Hope in Taiwan
These are simply not the worst of times for Taiwan – thanks to the many people rolling up their sleeves, taking responsibility, breaking new ground, dedicating themselves, and making a difference.
Hope in TaiwanBy Fuyuan Hsiao
From CommonWealth Magazine (vol. 540 )
Safe from the bone-chilling wind they have just come in from, eight young people in their twenties and thirties remove their wool scarves and down jackets and get right into an animated discussion around a long conference table.
Some of them have quit jobs in the US and Japan, or recently given up the white doctor's frock. They gather in this unremarkable building – once a military prison during the White Terror – to kick start the Teach for Taiwan movement.
The young team's vision consists of recruiting and training top caliber teachers, drafting new teaching materials and developing new teaching methods, reaching far to improve education in remote areas and influencing teachers within the existing establishment. They seek to change the dominant rote learning approach to truly reach and awaken students' interest in learning.
Liu An-ting, 24 years old, was fed up with the conventional educational structure. After graduating from high school in Taiwan, she "fled" to the US to pursue university studies. Deeply impressed at how many of her top American classmates joined the Teach for America project, which has attracted the participation of over 30,000 young Americans and benefited over 3 million underprivileged people, she determined to introduce its educational ideals to Taiwan.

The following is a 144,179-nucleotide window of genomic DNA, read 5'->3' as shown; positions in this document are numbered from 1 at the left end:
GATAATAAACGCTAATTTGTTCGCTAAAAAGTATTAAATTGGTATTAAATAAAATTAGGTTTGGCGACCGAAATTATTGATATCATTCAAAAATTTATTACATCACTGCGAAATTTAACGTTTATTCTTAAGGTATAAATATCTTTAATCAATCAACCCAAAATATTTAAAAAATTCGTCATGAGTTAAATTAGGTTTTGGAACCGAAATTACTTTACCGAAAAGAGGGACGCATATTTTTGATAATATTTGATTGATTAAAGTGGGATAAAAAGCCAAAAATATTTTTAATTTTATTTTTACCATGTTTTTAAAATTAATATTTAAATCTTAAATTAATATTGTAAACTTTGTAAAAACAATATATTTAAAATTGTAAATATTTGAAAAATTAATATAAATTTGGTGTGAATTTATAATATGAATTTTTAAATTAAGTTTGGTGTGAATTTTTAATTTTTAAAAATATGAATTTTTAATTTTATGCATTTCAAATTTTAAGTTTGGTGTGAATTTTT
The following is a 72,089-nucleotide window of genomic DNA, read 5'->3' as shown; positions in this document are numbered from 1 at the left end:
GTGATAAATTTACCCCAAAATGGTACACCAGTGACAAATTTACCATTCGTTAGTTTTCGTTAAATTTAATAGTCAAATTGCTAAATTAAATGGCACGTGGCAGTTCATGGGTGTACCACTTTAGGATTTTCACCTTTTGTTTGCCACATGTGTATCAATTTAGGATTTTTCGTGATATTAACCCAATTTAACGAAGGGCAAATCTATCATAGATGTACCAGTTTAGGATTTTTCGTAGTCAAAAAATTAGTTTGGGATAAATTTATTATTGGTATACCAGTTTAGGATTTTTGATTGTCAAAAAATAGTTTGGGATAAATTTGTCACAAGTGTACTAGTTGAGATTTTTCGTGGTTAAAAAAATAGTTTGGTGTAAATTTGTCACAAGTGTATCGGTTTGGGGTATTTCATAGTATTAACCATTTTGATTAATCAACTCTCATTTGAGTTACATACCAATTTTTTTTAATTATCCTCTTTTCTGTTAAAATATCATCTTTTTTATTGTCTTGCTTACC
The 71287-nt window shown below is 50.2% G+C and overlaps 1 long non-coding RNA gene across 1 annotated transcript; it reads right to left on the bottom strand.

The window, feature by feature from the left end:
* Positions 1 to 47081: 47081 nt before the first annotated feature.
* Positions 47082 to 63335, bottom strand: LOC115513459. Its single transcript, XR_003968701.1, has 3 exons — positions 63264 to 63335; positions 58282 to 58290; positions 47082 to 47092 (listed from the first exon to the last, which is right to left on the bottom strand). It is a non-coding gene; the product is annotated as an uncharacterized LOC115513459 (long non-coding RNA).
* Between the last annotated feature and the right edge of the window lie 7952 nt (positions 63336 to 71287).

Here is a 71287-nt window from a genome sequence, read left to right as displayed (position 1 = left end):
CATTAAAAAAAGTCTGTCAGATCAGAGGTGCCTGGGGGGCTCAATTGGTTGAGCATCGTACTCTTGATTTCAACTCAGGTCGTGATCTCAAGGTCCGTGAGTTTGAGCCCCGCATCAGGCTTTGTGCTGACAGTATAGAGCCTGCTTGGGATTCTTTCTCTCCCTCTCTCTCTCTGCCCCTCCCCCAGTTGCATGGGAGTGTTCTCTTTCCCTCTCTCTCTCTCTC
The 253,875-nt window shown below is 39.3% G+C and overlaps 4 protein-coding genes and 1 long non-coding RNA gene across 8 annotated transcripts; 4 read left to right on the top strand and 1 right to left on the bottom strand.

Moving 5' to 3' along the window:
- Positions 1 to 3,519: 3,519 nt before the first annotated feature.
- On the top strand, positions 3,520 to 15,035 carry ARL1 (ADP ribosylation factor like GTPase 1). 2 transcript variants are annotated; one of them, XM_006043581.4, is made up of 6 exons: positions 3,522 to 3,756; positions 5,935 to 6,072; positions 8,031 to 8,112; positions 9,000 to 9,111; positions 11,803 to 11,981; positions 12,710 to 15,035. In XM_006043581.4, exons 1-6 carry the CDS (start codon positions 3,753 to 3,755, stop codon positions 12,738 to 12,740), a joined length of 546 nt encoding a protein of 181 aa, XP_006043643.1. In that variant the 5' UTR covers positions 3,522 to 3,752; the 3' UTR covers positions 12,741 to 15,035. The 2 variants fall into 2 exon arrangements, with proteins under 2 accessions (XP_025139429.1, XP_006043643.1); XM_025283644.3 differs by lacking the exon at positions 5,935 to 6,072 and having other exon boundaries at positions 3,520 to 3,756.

Last July she returned to Taiwan to test the waters, planning to stay for just two weeks. But to her surprise, over 100 students showed up at a lecture she presented at a university, clearing chairs and tables away to make room on the floor "like a scene from the French Revolution." Seizing the opportunity at hand, Liu gave up her consulting job, apartment and car in New York and returned to Taiwan to start from scratch.
"If you want change, you've got to get involved," says Lu Kuan-wei, a soft-spoken, articulate 26 year-old that peers out of black-framed glasses. After graduating from National Taiwan University with a degree in medicine and earning his medical practitioner's license, he heard about the Teach for Taiwan program and discovered that his passion for education is stronger than that for medicine.
While mulling over what to do, he wrote a letter to Lien Chia-en, who was stationed on a medical mission in Africa. Lien responded, "If you see a need, and you have passion, your own way of thinking, and are prepared to take action, then you are the answer to that need."
Lu Kuan-wei then left his comfort zone, opting to "become the answer."
Along with 10 other similarly minded people, he held weekly lectures and informational sessions in villages, and visited campuses to try to persuade teachers and administrators within the establishment to join the effort.
This coming September the first group of 15 young teachers to complete Teach for Taiwan training will head to Taidong and Tainan to teach at schools in remote villages.